April 24, 2013 | Vol. 94, No. 96

School should consider 'more reasonable' funding

To the Editor:

There is absolutely no doubt that there are necessary upgrades and repairs that must be made to the Bessemer Area Schools. Given the condition of the local economy and population flux, I feel it is imperative that a very conservative position be taken on this proposal.

The ballot clearly states that $6,760,00 will be borrowed “for the purpose of remodeling, equipping and re-equipping existing school buildings, in part with security, safety and energy conservation improvement; acquiring and installing instructional technology in existing school buildings, and purchasing school buses.”

There’s still room for discussion on upgrades and improvements, but there’s no doubt about the necessity of replacing the high school roof. Two new school buses are also needed. The safety of our students while in transit should not be questioned.

From information given at the first informational meeting, the total cost, with interest, of this bonding at the end of 25 years will be in excess of $11 million, assuming an assessed millage of 3.5 percent and a corresponding interest rate of 3.5 percent. However, the ballot clearly states that the estimated levy will be 4.00 mills with a clarification that “the simple average annual millage anticipated to be required to retire this bond debt is 5.66 mills.”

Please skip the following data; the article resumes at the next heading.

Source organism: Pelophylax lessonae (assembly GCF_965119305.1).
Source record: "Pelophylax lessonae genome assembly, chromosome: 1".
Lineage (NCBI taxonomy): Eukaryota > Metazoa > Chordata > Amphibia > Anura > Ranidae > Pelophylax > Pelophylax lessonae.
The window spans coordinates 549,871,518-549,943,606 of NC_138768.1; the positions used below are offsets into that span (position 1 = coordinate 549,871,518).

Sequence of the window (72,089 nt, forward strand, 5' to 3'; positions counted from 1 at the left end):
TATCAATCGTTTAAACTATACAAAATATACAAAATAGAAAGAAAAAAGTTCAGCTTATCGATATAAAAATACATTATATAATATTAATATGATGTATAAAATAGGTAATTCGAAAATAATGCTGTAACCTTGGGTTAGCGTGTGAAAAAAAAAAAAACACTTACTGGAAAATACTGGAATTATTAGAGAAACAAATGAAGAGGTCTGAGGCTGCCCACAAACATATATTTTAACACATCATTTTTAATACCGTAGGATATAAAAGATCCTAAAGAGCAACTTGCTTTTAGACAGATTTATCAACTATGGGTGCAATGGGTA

Further, there is ballot language that the district expects to borrow from the State School Bond Qualification and Loan Program the estimated amount of $821,125 with an accrued interest of $624,613, for another total of $1,445,738, using an assessed millage of 7 percent for 19 years. That 7 percent is not as dire as it sounds. If the information from the meeting is correct, it’s simply 3.5 new mills added to a current 3.5 on an outstanding $830,000 bond.

This ballot issue, if approved, becomes a binding contract with the people of both the city of Bessemer and Bessemer Township. No matter what is said about looming millage and interest rates, these figures on the ballot are the only binding ones. If the millage is held to that 3.5 and interest is 3.5 percent, the total cost after 25 years seems to approach $14 million. If the interest rates rise, it will be even more.

I would suggest that the Bessemer Area Board of Education take another look at more reasonable options and area voters take a very close look at the ballot before making their decision on how to vote.

Allen Archie

Bessemer